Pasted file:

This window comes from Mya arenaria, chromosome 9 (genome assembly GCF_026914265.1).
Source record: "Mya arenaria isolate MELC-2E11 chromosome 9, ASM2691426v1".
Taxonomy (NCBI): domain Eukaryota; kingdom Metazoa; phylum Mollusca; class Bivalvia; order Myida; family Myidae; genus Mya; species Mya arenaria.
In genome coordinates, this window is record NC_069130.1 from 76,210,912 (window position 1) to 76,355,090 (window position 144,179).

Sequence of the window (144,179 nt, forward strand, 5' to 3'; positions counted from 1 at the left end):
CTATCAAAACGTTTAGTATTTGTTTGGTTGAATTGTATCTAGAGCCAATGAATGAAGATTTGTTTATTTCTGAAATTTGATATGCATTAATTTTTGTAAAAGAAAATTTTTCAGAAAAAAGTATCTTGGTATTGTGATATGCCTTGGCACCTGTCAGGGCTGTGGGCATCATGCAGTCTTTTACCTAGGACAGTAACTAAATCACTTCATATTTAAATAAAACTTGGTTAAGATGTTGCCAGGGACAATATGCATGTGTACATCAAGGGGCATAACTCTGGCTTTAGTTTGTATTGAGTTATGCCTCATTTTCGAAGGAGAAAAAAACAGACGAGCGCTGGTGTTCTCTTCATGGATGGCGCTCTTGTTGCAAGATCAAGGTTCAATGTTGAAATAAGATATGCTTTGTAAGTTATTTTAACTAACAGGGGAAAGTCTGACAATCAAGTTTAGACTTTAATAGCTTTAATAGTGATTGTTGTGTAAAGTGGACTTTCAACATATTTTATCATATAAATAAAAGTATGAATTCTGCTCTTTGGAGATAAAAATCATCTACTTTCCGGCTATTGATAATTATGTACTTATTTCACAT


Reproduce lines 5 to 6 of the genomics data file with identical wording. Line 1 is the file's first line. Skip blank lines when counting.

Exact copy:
Sequence of the window (144,179 nt, forward strand, 5' to 3'; positions counted from 1 at the left end):
CTATCAAAACGTTTAGTATTTGTTTGGTTGAATTGTATCTAGAGCCAATGAATGAAGATTTGTTTATTTCTGAAATTTGATATGCATTAATTTTTGTAAAAGAAAATTTTTCAGAAAAAAGTATCTTGGTATTGTGATATGCCTTGGCACCTGTCAGGGCTGTGGGCATCATGCAGTCTTTTACCTAGGACAGTAACTAAATCACTTCATATTTAAATAAAACTTGGTTAAGATGTTGCCAGGGACAATATGCATGTGTACATCAAGGGGCATAACTCTGGCTTTAGTTTGTATTGAGTTATGCCTCATTTTCGAAGGAGAAAAAAACAGACGAGCGCTGGTGTTCTCTTCATGGATGGCGCTCTTGTTGCAAGATCAAGGTTCAATGTTGAAATAAGATATGCTTTGTAAGTTATTTTAACTAACAGGGGAAAGTCTGACAATCAAGTTTAGACTTTAATAGCTTTAATAGTGATTGTTGTGTAAAGTGGACTTTCAACATATTTTATCATATAAATAAAAGTATGAATTCTGCTCTTTGGAGATAAAAATCATCTACTTTCCGGCTATTGATAATTATGTACTTATTTCACAT